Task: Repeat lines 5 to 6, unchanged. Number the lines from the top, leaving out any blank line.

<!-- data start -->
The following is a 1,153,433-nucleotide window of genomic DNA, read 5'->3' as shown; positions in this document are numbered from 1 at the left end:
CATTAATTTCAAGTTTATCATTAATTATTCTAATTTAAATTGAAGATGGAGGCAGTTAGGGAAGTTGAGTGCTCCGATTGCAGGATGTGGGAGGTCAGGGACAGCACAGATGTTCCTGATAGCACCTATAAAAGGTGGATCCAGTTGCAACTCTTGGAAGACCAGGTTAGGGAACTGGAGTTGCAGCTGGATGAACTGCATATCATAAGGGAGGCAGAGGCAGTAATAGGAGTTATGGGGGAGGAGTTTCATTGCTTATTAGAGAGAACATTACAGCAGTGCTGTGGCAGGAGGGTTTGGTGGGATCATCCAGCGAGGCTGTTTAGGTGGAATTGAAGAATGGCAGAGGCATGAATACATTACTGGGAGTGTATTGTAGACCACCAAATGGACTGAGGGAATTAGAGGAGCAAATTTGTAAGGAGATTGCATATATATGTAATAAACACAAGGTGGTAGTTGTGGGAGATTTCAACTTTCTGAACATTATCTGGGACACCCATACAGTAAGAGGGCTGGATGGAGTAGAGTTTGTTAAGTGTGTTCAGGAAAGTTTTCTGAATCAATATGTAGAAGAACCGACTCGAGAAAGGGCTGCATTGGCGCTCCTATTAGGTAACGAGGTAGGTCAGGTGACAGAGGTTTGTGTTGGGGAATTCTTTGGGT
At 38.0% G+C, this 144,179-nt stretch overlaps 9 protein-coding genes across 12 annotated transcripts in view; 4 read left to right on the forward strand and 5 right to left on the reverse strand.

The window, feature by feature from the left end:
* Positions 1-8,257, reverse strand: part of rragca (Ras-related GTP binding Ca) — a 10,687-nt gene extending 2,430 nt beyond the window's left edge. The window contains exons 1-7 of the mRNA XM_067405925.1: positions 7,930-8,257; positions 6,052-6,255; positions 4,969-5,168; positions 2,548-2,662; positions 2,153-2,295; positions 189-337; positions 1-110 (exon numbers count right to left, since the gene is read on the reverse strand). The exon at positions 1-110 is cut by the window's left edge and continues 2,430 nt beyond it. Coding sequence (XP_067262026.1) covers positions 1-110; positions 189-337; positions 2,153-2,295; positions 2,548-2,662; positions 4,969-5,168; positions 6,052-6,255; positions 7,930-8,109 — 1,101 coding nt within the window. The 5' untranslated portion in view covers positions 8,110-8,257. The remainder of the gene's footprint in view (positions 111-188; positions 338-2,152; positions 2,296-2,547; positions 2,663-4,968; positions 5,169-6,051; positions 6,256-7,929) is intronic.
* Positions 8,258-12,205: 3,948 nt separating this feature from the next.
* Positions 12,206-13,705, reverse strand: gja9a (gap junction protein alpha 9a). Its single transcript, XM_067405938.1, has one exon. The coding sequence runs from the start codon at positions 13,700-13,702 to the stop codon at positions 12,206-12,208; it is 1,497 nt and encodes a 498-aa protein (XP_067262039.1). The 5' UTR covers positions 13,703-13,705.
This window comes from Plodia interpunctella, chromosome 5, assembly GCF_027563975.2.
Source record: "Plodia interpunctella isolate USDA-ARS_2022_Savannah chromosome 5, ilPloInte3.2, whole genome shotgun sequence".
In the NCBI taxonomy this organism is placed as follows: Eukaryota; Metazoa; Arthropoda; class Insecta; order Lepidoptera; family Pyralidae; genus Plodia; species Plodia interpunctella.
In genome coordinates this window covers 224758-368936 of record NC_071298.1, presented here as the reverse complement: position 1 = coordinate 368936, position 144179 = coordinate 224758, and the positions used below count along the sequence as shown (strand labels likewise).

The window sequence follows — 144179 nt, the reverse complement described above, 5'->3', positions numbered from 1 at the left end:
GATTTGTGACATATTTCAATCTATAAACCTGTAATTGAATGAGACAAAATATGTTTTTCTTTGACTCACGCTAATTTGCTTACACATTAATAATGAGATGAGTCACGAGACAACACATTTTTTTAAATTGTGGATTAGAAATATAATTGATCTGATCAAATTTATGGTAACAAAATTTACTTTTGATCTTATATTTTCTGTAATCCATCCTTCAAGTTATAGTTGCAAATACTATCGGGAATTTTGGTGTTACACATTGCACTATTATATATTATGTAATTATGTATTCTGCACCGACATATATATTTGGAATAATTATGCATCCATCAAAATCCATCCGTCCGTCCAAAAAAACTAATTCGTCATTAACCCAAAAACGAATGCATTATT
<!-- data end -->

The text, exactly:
* Positions 1-8,257, reverse strand: part of rragca (Ras-related GTP binding Ca) — a 10,687-nt gene extending 2,430 nt beyond the window's left edge. The window contains exons 1-7 of the mRNA XM_067405925.1: positions 7,930-8,257; positions 6,052-6,255; positions 4,969-5,168; positions 2,548-2,662; positions 2,153-2,295; positions 189-337; positions 1-110 (exon numbers count right to left, since the gene is read on the reverse strand). The exon at positions 1-110 is cut by the window's left edge and continues 2,430 nt beyond it. Coding sequence (XP_067262026.1) covers positions 1-110; positions 189-337; positions 2,153-2,295; positions 2,548-2,662; positions 4,969-5,168; positions 6,052-6,255; positions 7,930-8,109 — 1,101 coding nt within the window. The 5' untranslated portion in view covers positions 8,110-8,257. The remainder of the gene's footprint in view (positions 111-188; positions 338-2,152; positions 2,296-2,547; positions 2,663-4,968; positions 5,169-6,051; positions 6,256-7,929) is intronic.
* Positions 8,258-12,205: 3,948 nt separating this feature from the next.